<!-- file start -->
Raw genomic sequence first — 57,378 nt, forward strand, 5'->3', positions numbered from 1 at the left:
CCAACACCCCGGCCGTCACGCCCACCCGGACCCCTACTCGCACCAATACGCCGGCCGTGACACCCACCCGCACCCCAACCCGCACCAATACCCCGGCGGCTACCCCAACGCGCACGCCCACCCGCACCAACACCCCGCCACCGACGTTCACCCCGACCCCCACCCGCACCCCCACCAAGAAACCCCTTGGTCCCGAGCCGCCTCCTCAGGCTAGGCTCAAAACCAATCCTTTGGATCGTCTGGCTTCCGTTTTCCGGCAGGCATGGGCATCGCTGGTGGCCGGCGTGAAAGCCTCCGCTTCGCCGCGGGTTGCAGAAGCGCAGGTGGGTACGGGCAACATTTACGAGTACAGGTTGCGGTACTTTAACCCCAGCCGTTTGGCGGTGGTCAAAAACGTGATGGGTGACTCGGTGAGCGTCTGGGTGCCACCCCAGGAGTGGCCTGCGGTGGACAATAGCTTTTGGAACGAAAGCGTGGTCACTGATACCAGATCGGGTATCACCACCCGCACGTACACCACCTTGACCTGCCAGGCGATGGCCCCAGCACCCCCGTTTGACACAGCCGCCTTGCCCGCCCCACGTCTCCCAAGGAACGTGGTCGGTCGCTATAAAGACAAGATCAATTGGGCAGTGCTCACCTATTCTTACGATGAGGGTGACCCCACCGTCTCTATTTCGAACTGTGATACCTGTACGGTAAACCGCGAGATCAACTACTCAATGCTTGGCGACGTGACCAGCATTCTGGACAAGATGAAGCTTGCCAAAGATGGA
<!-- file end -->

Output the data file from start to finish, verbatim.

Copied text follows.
Raw genomic sequence first — 57,378 nt, forward strand, 5'->3', positions numbered from 1 at the left:
CCAACACCCCGGCCGTCACGCCCACCCGGACCCCTACTCGCACCAATACGCCGGCCGTGACACCCACCCGCACCCCAACCCGCACCAATACCCCGGCGGCTACCCCAACGCGCACGCCCACCCGCACCAACACCCCGCCACCGACGTTCACCCCGACCCCCACCCGCACCCCCACCAAGAAACCCCTTGGTCCCGAGCCGCCTCCTCAGGCTAGGCTCAAAACCAATCCTTTGGATCGTCTGGCTTCCGTTTTCCGGCAGGCATGGGCATCGCTGGTGGCCGGCGTGAAAGCCTCCGCTTCGCCGCGGGTTGCAGAAGCGCAGGTGGGTACGGGCAACATTTACGAGTACAGGTTGCGGTACTTTAACCCCAGCCGTTTGGCGGTGGTCAAAAACGTGATGGGTGACTCGGTGAGCGTCTGGGTGCCACCCCAGGAGTGGCCTGCGGTGGACAATAGCTTTTGGAACGAAAGCGTGGTCACTGATACCAGATCGGGTATCACCACCCGCACGTACACCACCTTGACCTGCCAGGCGATGGCCCCAGCACCCCCGTTTGACACAGCCGCCTTGCCCGCCCCACGTCTCCCAAGGAACGTGGTCGGTCGCTATAAAGACAAGATCAATTGGGCAGTGCTCACCTATTCTTACGATGAGGGTGACCCCACCGTCTCTATTTCGAACTGTGATACCTGTACGGTAAACCGCGAGATCAACTACTCAATGCTTGGCGACGTGACCAGCATTCTGGACAAGATGAAGCTTGCCAAAGATGGA